Getting verklempt every time my six year old reads to me with her newly-acquired fabulous reading skills – check, check, check.

Summer in full swing: check.

Ian tuba

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Lucy meal

Sometimes the Pen – or the Keyboard – Has a Mind of its Own

23 Aug

The things that really matter.

I live out in the country, on ten acres of trees and grass and stream, surrounded on all four sides by farmland. Don’t get me wrong: we are not farmers. We are not even “gentleman farmers”. We have no horses fertilizing my future garden patch. No chickens wander around looking picturesque in the front yard. No cow provides our morning milk. No cats purr at our ankles. No dogs annoy the mail lady. Not even a goldfish graces our counter top.

We do have many visiting wild animals. Foxes. Woodchucks. Feral cats. Skunks. Deer. Racoons. Opossums. Beavers. Muskrats. Coyotes, occasionally. Cougars, supposedly (though we’ve never seen one), frogs and toads and birds of many a varied feather.

Reflection.


This makes me, I suppose, an imposter. I really don’t belong here, growing up as I did in a different state, a milder climate, a separate frame of mind. In the Pacific Northwest, people are radicaller than they are here. (Yes, I know that’s not a word. I’m using it anyway.) Here almost everyone goes to church. At least at Christmas and Easter. They mostly grew up here, are raising their children here, will be buried here in the prairie cemetery on the edge of town where an old cannon raises its shiny nose to the sky. And that’s okay.

Another little bit of summer.


But it sometimes makes for a little discontinuity with this former globe-trotter. I said something to our son the other day that began with the words, “When I was in Russia…” and he said, “I sometimes forget that you were there, Mom.” And I said, in a whisper of realization, “So do I.”

And that, too, is okay. I mean, I want to live in the present, to enjoy and thrive in the here-and-now, rather than pine away for what was. And, truly, I tend to be a home-body anyway. I’m content to linger over breakfast with a good book. To put off the grocery shopping until the milk turns sour. I say “no” when I feel I can, to “opportunities” for involvement. (There are still plenty of things I can’t say “no” to!) I hate when night after night brings obligations, meetings, and trips into town.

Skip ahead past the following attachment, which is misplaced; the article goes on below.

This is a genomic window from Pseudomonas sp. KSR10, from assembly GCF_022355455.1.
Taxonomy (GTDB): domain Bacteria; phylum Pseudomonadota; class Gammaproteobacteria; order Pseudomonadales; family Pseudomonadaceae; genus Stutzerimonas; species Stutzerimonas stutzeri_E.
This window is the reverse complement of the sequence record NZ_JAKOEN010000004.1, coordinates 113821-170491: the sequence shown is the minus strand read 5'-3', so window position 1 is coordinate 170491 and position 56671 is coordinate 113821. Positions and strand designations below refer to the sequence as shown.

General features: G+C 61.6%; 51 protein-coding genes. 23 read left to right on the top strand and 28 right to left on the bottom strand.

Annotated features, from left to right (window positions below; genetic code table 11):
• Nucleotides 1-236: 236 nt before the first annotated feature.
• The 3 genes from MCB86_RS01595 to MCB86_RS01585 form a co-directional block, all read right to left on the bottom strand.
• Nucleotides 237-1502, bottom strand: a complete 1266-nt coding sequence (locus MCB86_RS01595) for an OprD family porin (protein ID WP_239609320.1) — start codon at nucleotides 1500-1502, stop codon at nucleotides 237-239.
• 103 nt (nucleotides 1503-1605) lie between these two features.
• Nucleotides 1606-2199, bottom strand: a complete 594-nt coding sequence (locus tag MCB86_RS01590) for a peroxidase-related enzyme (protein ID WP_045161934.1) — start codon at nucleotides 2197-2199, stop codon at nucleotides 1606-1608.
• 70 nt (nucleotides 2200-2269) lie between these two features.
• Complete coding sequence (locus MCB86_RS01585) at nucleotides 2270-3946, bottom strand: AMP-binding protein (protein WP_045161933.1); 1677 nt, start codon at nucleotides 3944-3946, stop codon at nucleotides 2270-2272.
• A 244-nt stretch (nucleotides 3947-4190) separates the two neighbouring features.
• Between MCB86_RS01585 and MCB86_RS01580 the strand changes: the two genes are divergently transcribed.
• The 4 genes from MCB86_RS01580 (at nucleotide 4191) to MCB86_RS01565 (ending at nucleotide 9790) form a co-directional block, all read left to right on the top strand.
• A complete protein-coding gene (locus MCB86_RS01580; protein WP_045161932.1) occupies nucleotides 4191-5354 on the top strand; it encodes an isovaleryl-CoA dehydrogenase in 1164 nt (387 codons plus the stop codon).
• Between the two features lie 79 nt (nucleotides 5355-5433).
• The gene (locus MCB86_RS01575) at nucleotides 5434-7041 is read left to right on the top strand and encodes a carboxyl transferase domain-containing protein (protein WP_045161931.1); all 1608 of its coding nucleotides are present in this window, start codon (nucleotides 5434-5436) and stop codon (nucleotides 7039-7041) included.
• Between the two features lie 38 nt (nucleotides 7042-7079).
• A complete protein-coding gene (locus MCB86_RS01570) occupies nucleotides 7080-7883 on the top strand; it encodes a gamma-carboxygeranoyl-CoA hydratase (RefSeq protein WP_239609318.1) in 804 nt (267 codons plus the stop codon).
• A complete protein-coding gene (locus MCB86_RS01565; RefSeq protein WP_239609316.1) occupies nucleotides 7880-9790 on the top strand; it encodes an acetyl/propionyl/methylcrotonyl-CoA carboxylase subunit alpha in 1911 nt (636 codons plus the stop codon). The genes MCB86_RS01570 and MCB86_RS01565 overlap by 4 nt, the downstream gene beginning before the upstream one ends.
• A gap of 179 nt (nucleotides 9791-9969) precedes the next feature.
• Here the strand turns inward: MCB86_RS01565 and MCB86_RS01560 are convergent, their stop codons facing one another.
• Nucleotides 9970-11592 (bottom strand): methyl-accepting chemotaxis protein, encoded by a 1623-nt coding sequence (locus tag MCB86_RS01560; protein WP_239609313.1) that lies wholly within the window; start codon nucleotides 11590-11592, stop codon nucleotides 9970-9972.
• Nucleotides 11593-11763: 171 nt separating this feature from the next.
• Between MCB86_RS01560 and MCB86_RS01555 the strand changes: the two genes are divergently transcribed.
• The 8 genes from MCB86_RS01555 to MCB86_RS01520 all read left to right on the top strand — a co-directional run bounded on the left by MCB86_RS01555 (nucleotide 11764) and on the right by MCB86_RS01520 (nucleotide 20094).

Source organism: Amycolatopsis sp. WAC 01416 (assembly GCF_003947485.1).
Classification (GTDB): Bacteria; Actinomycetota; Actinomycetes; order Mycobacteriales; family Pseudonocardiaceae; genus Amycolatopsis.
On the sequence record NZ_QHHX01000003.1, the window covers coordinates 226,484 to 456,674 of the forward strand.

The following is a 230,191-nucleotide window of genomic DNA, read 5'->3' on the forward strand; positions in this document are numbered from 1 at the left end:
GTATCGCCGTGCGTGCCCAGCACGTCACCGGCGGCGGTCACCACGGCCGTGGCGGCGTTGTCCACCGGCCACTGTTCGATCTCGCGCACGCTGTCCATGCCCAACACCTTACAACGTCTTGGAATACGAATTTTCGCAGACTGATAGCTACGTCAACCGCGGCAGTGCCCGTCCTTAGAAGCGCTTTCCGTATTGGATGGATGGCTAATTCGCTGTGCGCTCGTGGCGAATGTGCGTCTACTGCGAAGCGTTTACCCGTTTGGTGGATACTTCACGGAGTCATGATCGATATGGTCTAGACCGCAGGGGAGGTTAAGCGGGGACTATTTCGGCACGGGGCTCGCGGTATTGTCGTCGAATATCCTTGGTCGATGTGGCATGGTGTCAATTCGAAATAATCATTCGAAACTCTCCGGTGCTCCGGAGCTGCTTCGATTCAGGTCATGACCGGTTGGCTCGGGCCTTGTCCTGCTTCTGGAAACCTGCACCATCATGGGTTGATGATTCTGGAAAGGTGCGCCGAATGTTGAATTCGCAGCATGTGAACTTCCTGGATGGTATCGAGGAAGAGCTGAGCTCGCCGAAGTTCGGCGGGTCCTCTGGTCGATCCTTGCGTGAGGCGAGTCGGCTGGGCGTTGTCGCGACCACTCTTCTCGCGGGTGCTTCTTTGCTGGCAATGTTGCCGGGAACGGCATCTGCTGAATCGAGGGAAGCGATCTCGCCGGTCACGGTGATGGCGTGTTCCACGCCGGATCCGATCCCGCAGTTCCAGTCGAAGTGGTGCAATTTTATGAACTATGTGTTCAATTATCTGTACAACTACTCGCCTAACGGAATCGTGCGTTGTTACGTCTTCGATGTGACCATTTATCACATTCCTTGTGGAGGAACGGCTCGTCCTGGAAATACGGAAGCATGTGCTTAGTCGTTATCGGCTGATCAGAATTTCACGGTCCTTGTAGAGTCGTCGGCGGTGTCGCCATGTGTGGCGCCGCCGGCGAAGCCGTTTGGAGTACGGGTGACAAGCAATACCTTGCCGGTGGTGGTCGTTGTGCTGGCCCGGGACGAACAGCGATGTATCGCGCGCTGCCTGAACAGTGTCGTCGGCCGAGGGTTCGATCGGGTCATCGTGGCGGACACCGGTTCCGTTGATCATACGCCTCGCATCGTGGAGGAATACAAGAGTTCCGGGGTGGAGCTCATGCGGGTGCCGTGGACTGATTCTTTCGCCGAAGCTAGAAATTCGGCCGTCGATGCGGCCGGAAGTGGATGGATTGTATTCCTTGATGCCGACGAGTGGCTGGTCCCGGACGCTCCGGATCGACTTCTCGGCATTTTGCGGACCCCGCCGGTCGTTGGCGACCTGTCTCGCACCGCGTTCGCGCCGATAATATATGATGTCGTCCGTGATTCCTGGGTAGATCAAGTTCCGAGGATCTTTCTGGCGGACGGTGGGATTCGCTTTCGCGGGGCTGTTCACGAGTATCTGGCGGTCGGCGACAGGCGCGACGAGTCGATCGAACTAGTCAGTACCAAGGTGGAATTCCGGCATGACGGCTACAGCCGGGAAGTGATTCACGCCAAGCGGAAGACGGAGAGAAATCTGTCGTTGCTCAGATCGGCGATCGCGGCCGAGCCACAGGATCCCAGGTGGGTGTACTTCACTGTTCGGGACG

Perhaps this makes me an imposter as well. I live in a world where how busy you are proves your worth. Or, at least, it feels that way. One thing I witnessed many times while doing Beauty and the Beast was the backstage hustle and bustle of the players. Often I’d see fellow-performers RUN from place to place – whether they needed to run or not. They’d run from one side of the stage to the other, only to stand there, out of breath, waiting their turn to enter from the wings. Sometimes, of course, we had to run. Sometimes we’d push each other out of the way in our hurry, our need, tripping over cords and props in our rush. But often, the running and busy-ness struck me as a need to look important. “If I run from here to there then everyone will see how vital I am to this production.” I too, fell into this trap…until I realized how silly it was.